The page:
“We came up with this really great dataset,” said Allenby, but “my team worked for 18 months grinding away bit by bit.”
This struggle is common for small nonprofits working on climate adaptation. These organizations are often squeezed by poor access to computing power that could accelerate tasks like, say, satellite image classification for land cover mapping.
Cue the bottomless computational war chests of Big Tech.
The role of Big Tech
“We’re obsessed with this idea of scale,” said Lucas Joppa, Microsoft’s chief environmental officer. Joppa heads the company’s AI for Earth initiative, which supports projects that use artificial intelligence to solve environmental problems.
“Human society is facing a pretty unprecedented challenge,” Joppa said. “We’ve got to somehow figure out how to mitigate and adapt to changing climates, ensure resilient water supplies, sustainably feed a human population.” He describes AI for Earth’s role as putting technology “in the hands of people all around the world to amplify their positive impact.”
Joppa said tech companies like his hold a distinct data-crunching advantage over nonprofits and government. Big Tech boasts oodles of computer servers to support cloud capabilities like Amazon Web Services or Microsoft Azure. These servers don’t run at full capacity 24/7, leaving some bandwidth available for noncommercial services.
“Five percent of Google’s downtime is multiples larger than all of the federal government’s computing resources,” Allenby estimated. His Chesapeake Conservancy accessed some of Microsoft’s server downtime with an AI for Earth grant to improve its high-resolution land cover mapping.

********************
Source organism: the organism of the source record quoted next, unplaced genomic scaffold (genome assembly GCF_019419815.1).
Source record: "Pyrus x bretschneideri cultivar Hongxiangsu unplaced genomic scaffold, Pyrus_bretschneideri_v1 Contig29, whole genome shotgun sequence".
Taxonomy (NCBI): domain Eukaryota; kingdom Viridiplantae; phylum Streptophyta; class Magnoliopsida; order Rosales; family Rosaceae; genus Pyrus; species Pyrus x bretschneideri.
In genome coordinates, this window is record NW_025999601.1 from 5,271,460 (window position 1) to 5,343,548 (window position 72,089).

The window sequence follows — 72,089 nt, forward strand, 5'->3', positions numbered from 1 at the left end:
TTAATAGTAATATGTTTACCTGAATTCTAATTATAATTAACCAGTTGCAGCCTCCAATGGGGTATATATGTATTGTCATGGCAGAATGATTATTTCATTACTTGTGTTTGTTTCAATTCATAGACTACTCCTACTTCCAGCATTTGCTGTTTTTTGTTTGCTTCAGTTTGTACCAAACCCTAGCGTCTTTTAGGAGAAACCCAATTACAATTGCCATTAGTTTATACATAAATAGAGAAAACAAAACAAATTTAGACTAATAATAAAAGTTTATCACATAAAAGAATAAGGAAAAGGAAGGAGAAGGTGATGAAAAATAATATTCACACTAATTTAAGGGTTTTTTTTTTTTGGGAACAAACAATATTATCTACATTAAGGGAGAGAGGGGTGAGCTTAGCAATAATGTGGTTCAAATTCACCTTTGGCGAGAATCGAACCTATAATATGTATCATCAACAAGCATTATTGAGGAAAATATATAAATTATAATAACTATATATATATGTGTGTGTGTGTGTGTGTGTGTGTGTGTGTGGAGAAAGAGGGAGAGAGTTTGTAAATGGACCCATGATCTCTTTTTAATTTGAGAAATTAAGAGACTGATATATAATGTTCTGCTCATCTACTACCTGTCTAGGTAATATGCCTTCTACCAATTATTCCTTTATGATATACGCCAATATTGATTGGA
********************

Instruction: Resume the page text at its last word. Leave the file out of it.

Microsoft’s raw computing power and know-how supercharged Allenby’s work. His team developed a machine-learning algorithm to automate the classification of satellite imagery. Compared to their initial approach, “the processing is happening in a fraction of the time,” Allenby said.
But he noted the new machine-learning approach is less accurate in classifying large regions like the Chesapeake Bay watershed, requiring significant manual corrections. Still, Allenby hopes that future improvements will ready Microsoft’s algorithms for “prime time.” He said the Chesapeake Conservancy plans to update its maps every two years as climate and development continually remold the land surface.
What [Microsoft] allowed us to do was punch way above our weight as a small nonprofit.Jeffrey Allenby, Chesapeake Conservancy
“What [Microsoft] allowed us to do was punch way above our weight as a small nonprofit,” Allenby said. He added that the Chesapeake Conservancy is using its newfound computing resources to aid high-resolution mapping projects elsewhere, including in the Great Lakes and Colorado River basins.
Of course, Big Tech isn’t a silver bullet for climate intelligence and adaptation — Microsoft’s mission isn’t to save the world. It also has to turn a profit. Some speculate that initiatives like AI for Earth could help build demand for commercial products down the line.
“I’m sure from a certain perspective it is about creating market share,” said Allenby. But he added that potential future commercialization doesn’t diminish the positive impacts of Microsoft’s AI for Earth. “They feel a responsibility to do something to improve the world,” Allenby said. “That’s a win-win in my mind completely.”
With Big Tech’s ability to wrangle huge datasets and act fast, opportunities to increase our environmental and climate intelligence seem almost limitless, from identifying and cataloging plants and animals to surveilling illegal fishing vessels.
And as we know, that climate intelligence is the first step in successful adaptation.